Rumors have been swirling for a couple of months that Beijing-based Lenovo might purchase New Tapei, Taiwan-based HTC Corporation. Following Google’s acquisition of Motorola and Microsoft’s purchase of (most of) Nokia, the move could make sense, given Lenovo’s stated strategy of becoming a “PC-Plus” company with a new focus on mobility.

As I predicted recently, there will be a forthcoming wave of industry consolidation. But what we mean by “the industry” is itself changing. My colleague Frank Gillett has been tracking this evolution for some time, having asserted in 2012 that the analytically sound way to look at operating systems combined mobile and PC OSes. There’s no separation, effectively, between PC and mobile hardware vendors. It’s one industry now.

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Apple and Samsung represent the quintessential “new OEMs” in this combined computing industry, offering the trifecta of today’s key computing form factors (smartphones, tablets, and PCs) – and, in Samsung’s case, a wearable computer as well (tomorrow’s form factor). The big difference between the two companies remains operating system control – which Apple has, and Samsung doesn’t. (Let’s leave Samsung’s Bada and Tizen aside, since they’re not globally mainstream or fully developed; Samsung is tops in Android but also embraces Windows). Apple and Samsung have created a profit duopoly over mobile handset profits

So all the other PC OEMs and Mobile Handset OEMs face an important choice: How do we create ecosystems of value that span product form factors in a world where traditional PCs are either adapting or declining in sales, and mobile devices like tablets and smartphones are increasing? Lenovo is one of many companies trying to figure out this portfolio puzzle.

Lenovo has two choices on mobile: Continue its organic strategy (making its own smartphones) or purchasing a major player.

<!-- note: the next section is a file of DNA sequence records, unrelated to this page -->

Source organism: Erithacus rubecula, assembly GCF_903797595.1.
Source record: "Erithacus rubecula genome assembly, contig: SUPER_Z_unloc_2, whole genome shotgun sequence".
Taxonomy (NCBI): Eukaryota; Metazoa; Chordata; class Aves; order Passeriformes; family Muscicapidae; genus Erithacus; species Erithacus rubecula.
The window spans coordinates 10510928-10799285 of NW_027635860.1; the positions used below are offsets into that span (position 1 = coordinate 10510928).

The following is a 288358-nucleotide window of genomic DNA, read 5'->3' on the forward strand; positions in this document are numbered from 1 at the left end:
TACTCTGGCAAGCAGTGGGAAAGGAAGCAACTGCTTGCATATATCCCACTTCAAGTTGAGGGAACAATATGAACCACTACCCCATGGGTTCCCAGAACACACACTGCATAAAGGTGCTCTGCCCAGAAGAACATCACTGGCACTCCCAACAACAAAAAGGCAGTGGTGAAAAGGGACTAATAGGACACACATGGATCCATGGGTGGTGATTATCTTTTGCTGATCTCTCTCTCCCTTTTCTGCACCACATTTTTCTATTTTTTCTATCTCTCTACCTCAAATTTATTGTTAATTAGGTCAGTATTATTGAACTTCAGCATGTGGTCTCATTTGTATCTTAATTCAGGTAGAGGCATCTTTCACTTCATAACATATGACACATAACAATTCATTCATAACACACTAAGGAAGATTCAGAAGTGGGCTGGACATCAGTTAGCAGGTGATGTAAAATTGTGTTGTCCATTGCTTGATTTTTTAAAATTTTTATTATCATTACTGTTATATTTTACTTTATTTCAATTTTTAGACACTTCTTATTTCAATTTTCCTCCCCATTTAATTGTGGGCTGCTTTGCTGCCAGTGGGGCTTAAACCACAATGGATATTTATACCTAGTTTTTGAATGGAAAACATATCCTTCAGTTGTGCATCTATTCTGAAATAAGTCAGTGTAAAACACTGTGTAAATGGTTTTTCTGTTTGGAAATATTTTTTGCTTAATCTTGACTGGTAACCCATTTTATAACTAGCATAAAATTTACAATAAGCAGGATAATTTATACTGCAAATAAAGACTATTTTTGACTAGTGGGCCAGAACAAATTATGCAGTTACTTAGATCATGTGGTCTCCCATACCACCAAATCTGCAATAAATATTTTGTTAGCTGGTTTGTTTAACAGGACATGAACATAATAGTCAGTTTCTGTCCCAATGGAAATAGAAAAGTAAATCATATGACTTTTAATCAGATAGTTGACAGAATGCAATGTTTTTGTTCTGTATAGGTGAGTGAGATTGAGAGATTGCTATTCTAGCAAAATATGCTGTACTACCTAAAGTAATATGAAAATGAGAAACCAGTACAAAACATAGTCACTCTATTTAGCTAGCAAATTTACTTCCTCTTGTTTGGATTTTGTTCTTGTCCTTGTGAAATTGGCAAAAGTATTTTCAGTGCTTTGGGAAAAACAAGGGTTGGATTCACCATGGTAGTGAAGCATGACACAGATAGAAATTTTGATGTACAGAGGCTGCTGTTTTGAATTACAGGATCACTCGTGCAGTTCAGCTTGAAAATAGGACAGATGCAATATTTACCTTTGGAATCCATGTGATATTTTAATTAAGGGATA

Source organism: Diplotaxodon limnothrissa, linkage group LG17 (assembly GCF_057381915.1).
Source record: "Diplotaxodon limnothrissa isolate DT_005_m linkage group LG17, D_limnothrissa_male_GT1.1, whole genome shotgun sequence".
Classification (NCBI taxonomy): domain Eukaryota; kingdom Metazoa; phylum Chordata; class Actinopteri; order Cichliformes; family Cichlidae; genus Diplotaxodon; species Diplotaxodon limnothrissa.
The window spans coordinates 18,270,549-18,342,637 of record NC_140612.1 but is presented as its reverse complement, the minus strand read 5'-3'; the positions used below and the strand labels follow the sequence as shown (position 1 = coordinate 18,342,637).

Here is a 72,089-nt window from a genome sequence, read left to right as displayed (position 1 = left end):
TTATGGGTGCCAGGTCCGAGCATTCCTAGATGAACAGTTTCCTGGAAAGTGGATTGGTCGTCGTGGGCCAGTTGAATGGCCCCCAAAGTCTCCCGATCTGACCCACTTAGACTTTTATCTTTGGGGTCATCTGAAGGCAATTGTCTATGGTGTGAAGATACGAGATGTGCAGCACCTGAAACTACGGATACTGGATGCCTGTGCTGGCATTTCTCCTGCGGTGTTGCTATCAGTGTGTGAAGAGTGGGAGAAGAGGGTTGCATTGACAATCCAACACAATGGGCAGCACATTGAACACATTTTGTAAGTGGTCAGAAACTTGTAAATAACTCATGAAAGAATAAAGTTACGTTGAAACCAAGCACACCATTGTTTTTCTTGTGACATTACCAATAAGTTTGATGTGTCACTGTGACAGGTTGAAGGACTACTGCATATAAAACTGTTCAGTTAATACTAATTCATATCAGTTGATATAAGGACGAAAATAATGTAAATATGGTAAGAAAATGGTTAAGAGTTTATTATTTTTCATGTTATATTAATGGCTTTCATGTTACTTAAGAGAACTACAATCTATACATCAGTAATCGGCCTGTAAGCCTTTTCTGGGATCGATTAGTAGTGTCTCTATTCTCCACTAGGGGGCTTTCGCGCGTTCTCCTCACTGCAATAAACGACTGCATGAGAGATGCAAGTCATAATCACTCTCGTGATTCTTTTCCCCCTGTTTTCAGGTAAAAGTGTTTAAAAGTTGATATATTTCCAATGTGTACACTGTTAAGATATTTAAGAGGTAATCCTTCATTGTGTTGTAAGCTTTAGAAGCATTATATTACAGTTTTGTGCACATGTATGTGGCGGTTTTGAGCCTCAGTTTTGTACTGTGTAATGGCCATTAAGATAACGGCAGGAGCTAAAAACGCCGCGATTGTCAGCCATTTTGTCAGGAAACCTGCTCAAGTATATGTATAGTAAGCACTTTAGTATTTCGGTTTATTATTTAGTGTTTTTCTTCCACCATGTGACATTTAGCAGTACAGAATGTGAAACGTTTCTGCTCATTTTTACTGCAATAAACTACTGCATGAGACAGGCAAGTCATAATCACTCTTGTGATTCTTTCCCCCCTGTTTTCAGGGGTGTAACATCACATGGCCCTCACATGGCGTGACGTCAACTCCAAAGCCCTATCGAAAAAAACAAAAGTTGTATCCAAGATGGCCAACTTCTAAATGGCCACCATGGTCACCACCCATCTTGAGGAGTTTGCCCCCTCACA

But is HTC still worth buying? Probably. Shockingly, HTC’s stock has declined 88 percent from its 2011 peak, when it enjoyed top global market share. That’s some seriously damaged goods if you only look at the stock market. But that would be too narrow a view. Leaving aside the geopolitical implications of a Chinese company buying a Taiwanese one, HTC can offer Lenovo:

  • Strong product expertise. HTC has slimmed down its product portfolio to focus on the very well-reviewed HTC One device. Some even ask if it might be the best Android phone on the market, with excellent design and build quality.
  • Global reach and relationships. More importantly, HTC has expertise and relationships that Lenovo, outside China, just doesn’t; as Lenovo CEO Yang Yuanqing responded when asked if Lenovo’s current success is driven mostly by China, he replied, “mostly, yes, but we are entering other emerging markets.” HTC, on the other hand, has several years of experience working with major global operators. This list includes (but is not at all limited to) Verizon and AT&T in the U.S., Vodafone, O2, and Orange in Europe, KDDI in Japan… you name the country, there’s likely a strong carrier partnership with HTC in place.
  • Flashy new marketing investments. Finally, who can leave aside the fact that HTC hired Robert Downey, Jr. (“Iron Man” and Tony Stark!) for a two-year creative deal to generate new attention for the HTC brand. Surely this asset has more global cache than anything Lenovo has attempted itself since the Beijing Olympics.

Whether or not Lenovo buys HTC, both companies will need to figure out their strategies in the future combined PC-tablet-smartphone-wearables computing market. Because in terms of an industry, there can only be one.

J. P. Gownder is a Vice President and Principal Analyst at Forrester Research. You can follow him on Twitter at @jgownder